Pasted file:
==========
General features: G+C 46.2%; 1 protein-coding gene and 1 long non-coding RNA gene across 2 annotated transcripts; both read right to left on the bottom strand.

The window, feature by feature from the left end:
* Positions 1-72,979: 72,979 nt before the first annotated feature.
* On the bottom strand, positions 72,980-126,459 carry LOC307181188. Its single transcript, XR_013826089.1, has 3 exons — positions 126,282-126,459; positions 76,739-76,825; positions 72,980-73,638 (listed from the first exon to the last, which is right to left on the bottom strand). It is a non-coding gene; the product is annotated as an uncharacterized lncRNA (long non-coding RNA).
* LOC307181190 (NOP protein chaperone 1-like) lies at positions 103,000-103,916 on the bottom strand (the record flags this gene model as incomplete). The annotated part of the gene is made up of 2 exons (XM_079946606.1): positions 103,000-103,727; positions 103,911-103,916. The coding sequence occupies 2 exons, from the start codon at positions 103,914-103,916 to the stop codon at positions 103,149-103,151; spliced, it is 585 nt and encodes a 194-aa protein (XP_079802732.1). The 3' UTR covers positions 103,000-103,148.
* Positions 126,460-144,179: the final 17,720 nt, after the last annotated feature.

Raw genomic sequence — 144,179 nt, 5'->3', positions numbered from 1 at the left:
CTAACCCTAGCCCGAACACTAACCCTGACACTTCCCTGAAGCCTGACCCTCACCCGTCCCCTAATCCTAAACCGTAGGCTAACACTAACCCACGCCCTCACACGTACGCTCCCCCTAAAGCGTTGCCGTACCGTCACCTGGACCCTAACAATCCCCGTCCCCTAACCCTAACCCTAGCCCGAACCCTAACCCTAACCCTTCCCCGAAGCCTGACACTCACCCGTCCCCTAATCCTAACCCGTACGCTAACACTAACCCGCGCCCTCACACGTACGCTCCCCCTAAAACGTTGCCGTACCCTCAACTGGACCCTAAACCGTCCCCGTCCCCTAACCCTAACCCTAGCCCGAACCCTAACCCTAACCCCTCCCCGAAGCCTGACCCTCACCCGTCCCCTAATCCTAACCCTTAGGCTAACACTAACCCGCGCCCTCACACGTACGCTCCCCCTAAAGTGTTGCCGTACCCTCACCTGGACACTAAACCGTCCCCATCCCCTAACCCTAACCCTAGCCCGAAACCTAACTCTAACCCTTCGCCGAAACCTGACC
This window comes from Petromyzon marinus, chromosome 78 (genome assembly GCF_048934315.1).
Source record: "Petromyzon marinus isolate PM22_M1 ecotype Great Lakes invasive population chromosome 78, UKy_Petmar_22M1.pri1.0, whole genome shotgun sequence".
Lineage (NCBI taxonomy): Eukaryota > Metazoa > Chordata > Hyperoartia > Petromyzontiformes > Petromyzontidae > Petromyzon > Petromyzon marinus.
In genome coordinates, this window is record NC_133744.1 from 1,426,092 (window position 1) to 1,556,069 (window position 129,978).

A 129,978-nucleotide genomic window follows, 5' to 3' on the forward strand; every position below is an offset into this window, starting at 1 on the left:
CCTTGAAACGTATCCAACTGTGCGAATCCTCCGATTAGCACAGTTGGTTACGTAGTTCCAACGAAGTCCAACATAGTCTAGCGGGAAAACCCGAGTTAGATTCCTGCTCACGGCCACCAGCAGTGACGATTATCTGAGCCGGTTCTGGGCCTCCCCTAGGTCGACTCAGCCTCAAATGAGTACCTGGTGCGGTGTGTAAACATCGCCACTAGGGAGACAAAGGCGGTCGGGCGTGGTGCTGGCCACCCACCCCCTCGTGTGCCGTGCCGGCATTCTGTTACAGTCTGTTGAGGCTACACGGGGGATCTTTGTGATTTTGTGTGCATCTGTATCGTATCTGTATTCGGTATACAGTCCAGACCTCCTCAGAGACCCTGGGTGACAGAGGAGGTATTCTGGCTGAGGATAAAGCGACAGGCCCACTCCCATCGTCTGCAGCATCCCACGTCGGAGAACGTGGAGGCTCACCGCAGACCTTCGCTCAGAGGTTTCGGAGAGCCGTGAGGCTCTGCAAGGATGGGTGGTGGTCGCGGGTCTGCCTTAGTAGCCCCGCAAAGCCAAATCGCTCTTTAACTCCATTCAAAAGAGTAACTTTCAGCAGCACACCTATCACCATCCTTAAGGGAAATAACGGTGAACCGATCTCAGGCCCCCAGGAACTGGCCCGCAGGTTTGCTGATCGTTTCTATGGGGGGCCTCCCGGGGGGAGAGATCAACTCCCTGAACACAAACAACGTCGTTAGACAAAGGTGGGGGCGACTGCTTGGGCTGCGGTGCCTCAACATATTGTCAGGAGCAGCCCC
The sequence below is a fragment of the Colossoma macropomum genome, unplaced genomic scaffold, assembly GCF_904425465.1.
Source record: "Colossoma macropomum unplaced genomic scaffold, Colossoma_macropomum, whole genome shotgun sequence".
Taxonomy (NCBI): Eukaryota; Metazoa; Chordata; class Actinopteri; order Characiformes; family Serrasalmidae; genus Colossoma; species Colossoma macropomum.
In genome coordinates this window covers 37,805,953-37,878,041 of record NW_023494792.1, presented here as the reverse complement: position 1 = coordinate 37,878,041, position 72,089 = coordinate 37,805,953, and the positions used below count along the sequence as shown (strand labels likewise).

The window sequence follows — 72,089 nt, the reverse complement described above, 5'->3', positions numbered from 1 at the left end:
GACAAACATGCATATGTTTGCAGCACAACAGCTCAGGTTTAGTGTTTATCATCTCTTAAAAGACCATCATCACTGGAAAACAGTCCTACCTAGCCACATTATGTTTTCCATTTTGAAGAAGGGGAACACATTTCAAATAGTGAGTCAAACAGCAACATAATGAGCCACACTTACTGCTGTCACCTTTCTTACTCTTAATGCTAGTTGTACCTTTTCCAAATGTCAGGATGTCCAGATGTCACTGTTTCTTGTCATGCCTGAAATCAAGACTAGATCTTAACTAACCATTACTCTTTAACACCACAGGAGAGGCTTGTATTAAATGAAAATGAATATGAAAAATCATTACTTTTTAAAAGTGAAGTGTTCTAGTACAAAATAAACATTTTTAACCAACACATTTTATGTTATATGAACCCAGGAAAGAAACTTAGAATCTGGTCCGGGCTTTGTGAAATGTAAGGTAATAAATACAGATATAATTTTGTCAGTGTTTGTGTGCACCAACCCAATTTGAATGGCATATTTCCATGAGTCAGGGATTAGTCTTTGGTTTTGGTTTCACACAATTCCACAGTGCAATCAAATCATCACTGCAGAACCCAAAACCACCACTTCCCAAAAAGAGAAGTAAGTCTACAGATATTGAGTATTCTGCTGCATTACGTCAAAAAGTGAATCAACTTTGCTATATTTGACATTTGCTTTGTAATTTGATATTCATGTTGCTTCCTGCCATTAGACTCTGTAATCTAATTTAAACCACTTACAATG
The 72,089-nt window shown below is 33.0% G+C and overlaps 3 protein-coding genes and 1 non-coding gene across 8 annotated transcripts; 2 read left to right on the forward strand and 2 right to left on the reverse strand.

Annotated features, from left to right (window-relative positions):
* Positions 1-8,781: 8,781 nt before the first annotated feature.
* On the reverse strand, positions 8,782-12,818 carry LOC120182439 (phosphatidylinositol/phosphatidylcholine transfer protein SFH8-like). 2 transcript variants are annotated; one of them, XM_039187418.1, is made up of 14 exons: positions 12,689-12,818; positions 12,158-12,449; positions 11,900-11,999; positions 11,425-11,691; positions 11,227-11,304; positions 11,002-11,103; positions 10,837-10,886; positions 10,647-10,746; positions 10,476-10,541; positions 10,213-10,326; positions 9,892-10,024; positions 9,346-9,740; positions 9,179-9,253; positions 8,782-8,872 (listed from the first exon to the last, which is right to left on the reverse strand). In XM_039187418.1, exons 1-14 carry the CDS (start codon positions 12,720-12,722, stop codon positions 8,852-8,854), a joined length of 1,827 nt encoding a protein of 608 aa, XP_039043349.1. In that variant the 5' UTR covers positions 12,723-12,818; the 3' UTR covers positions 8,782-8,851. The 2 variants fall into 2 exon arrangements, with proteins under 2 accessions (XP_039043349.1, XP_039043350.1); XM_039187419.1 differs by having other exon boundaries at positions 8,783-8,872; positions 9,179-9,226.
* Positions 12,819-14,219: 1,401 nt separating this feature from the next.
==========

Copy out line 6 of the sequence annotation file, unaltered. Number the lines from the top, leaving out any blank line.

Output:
* Positions 126,460-144,179: the final 17,720 nt, after the last annotated feature.